There was a time when investors scoffed at the likes of Singapore, Thailand, Malaysia and Indonesia. But no one's laughing now. The naysayers currently are all too busy pulling their money out of the regions they always assumed were safe – the United States, Europe, and even the trendy BRICs (Brazil, Russia, India, and China).
Indeed, there are precious few flourishing economies in the world today, and none look as promising as the ones you'll find in Southeast Asia. We're talking about countries that have pro-market governments, thriving manufacturing sectors, ample natural resources, and – with the exception of Singapore – wage levels that can still grow a great deal before pricing themselves beyond their Western competitors.
That's quite a lot by today's standards.
Just take a quick look around the rest of the world and you'll see what I mean.
Searching for a Savior
U.S. growth has fallen off a cliff and no amount of "stimulus" seems likely to get it back on track. Economic growth in Europe is stalled as well, and the continent is further jeopardized by the potential collapse of Greece and the European Union (EU). Even Australia and Canada, both with strong mineral and energy sectors, seem to be slowing as demand wanes in the wealthy West.
Emerging markets seem like a better bet for our money at first glance, but they, too, have problems when examined more closely.
Brazil and China are battling inflation. Brazil has a government that seems unable to stop spending, while China has a thoroughly corrupt government and a banking system with an enormous hidden bad debt problem. Russia is a snake pit, from which a foreign investor is unlikely to escape alive. And India, while growing rapidly, has a serious inflation problem and a government as corrupt as it is economically inept.
Fortunately, one incandescent bright spot shines through the darkness: Southeast Asia. So let's take a look at some of the investment opportunities being illuminated.
Chinese Car Companies Racing to Produce a Global Champion
With Detroit a shadow of its former self and Japanese automakers sidelined by that country's recent disasters, Chinese car companies are racing to produce a global champion capable of competing with Western brands.
It's something that's long been talked about and something that Nissan Motor Co. (PINK: NSANY) Chief Executive Carlos Ghosn says could happen in just five short years.
"The Chinese government says this is a huge industry. We want to have a Chinese champion," Ghosn told Reuters. "It's logical. It's normal. We were expecting this."
Ghosn anticipates such an emergence will take about five years, but could happen even sooner if one of the major Chinese car companies acquires a mass-market auto brand from a foreign rival.
So who will this Chinese auto champion be?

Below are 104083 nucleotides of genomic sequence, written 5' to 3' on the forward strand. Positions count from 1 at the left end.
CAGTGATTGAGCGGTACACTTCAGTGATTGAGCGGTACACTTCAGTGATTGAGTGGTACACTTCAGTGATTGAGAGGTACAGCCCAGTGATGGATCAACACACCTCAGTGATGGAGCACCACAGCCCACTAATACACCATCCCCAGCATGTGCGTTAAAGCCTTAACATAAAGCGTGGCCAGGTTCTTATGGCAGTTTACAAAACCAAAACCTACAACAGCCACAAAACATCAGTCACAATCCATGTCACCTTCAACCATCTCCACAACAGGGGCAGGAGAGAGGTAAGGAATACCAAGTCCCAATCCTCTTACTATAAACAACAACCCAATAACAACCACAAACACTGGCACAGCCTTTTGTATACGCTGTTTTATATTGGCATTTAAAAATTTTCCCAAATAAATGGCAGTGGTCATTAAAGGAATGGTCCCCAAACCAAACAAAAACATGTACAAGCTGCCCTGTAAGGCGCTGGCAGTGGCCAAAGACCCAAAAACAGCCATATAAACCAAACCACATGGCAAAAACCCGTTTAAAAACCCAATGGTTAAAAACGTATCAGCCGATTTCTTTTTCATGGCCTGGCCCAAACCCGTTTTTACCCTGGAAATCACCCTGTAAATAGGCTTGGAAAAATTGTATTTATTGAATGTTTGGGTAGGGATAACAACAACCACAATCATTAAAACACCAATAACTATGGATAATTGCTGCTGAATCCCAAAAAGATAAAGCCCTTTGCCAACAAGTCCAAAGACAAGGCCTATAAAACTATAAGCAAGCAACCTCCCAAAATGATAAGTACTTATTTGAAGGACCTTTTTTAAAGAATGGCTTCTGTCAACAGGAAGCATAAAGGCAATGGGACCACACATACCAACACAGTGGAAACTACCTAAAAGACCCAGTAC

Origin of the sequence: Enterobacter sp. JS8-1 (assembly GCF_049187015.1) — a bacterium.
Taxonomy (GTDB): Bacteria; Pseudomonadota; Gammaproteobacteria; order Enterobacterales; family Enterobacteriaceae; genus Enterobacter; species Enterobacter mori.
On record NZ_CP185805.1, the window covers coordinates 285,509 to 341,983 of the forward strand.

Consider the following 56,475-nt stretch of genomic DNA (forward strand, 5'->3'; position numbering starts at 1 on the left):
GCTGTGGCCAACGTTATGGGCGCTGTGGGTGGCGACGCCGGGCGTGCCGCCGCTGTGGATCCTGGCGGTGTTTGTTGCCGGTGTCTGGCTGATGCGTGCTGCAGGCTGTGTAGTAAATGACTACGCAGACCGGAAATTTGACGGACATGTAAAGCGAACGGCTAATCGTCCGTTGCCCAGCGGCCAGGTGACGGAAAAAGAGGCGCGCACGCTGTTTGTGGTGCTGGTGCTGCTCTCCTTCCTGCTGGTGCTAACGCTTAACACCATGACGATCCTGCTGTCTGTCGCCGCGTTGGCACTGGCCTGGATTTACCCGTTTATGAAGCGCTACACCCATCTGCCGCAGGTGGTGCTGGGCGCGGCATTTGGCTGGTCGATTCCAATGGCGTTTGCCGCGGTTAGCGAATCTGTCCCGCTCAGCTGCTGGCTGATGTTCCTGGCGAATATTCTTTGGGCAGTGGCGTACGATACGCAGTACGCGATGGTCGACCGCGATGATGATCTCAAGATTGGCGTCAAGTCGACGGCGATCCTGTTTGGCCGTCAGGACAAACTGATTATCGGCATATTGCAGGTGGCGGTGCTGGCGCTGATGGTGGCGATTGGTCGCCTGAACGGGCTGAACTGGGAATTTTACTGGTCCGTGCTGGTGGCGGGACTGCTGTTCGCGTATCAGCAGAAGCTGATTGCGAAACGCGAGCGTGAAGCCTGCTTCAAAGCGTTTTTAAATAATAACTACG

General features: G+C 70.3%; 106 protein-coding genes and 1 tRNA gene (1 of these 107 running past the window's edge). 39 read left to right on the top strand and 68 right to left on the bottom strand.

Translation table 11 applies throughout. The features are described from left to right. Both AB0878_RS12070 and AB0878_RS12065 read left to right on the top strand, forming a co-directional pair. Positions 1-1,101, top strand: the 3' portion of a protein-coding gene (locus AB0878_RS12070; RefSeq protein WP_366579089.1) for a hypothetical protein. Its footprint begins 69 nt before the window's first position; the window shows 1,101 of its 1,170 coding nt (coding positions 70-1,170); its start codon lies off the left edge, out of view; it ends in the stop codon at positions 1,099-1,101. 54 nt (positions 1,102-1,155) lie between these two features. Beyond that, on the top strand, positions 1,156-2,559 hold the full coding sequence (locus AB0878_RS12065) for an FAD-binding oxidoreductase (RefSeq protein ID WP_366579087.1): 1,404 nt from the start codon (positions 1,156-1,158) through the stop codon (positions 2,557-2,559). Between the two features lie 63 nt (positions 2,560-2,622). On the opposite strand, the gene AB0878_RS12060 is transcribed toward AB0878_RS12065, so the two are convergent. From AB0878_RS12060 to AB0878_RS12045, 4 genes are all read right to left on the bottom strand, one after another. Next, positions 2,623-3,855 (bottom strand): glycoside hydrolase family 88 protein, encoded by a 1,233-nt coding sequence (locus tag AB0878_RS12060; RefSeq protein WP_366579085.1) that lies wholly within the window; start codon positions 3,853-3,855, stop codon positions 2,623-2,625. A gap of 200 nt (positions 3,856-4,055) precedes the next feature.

A short-list of serious contenders includes:
- SAIC Motor Co. Ltd.
- Geely Automotive Holdings Ltd. (PINK: GELYF)
- Dongfeng Motor Group Co. Ltd. (PINK: DNFGF)
- BYD Co. Ltd (PINK: BYDDY, BYDDF)
- Chang'an Automobile Co. Ltd.
SAIC, and Chang'an are state-owned, which makes them difficult to invest in. But Geely, Dongfeng, and BYD are open to U.S. investors, with the latter backed by Warren Buffett. At the very least, these Chinese car companies stand to profit handsomely as China takes its place as the automotive capital of the world.
The Japanese Economy: How Its Post-Earthquake Weakness and Scuffles With China Contribute to a Global-Market Reversal
In our ongoing search for possible "inflection-point" catalysts – financial stimulants that could help turn global markets upside down – the Japanese economy has to be a prime candidate.
In the last part of the 1980s, Japan was the world power – so much so that investors on the U.S. trading floors of New York each day watched the Tokyo markets with a mixture of awe and fear. An oft-cited investing aphorism of the day explained this very clearly by holding that "when Tokyo sneezes, Wall Street catches a cold."
Not long after, the Japanese miracle ended, the stock-and-real-estate markets crashed, and that Asian country fell into a funk known as the "Lost Decade" – a misnomer, since the economic malaise that's lasted virtually ever since is actually more than 20 years long.
China's Economy Continues to Ascend – But Watch Out for Speed Bumps
Everyone knows that China's economy is hot. The only question is whether it may be a little too hot.
China posted yet another quarter of stellar economic growth in the first quarter of 2011, with its gross domestic product (GDP) growing 9.7%. However, analysts are worried about some of the side effects that have accompanied that growth- namely soaring inflation and the emergence of speculative bubbles.
Inflation in China hit a 32-month high in March, and the country's real estate market is beyond scorching.
Policymakers in Beijing insist they have the situation under control, and they've been trying to rein in liquidity and curb speculation to prove it. That's why China's economy, accustomed to double-digit growth, is only expected to grow 8% to 9% this year.
Buy, Sell or Hold: Toyota Motor Corp. (NYSE: TM) Needs to Rebuild from Supply Chain Collapse
Toyota Motor Corp. (NYSE ADR: TM), one of the largest manufacturing companies in the world, has offered strong periods of growth from which investors have profited.
However, today it is a "Sell" – and is likely headed toward a long-term redevelopment of its core company structure (**).
Toyota was founded in 1933 and is headquartered in Toyota City, Japan. Toyota has more than 300,000 employees and a global network of production plants. The company has a market capitalization of $126 billion with an enterprise value of $238 billion, once net cash and debt are accounted for.
Disasters Driving Japan Auto Parts Makers to China
Disruptions caused by Japan's March 11 earthquake and tsunami could further encourage Japanese auto parts makers to relocate factories to China – an eventuality already being driven by explosive growth in the Chinese auto market.
Japan's Big Three automakers – Toyota Motor Corporation (NYSE ADR: TM), Honda Motor Co. Ltd. (NYSE ADR: HMC) and Nissan Motor Co. Ltd. (PINK ADR: NSANY) – all already operate assembly plants in China. And while 60% to 70% of the parts those plants need come from within China, the rest must be imported from Japan. So if the assembly plants run out of the parts from Japan, production will halt.
Although no plant in China has yet reached that point – Toyota, Nissan and Honda have all said their factories have enough parts to sustain production for at least two more weeks – the possibility has led some to contemplate a more localized supply chain.
Japan Disaster Update: Beware of Global Insurance Stocks
The catastrophe-modeling company AIR Worldwide Corp. has estimated that insurance company losses from the Japanese earthquake and tsunami could reach $35 billion.
That has insurance analysts feeling bullish about insurance stocks: In their view, losses are good because it enables the insurers to ratchet up their premiums.
Personally, I don't see it that way. While I like life-insurance and domestic-insurance companies as investments for ordinary investors, I think the big-ticket insurance market is too opaque, too insider dominated, and much too unlikely to deliver decent returns to its outside shareholders.
In short, here in the aftermath of the deadly Japan disaster, investors need to beware of global insurance stocks.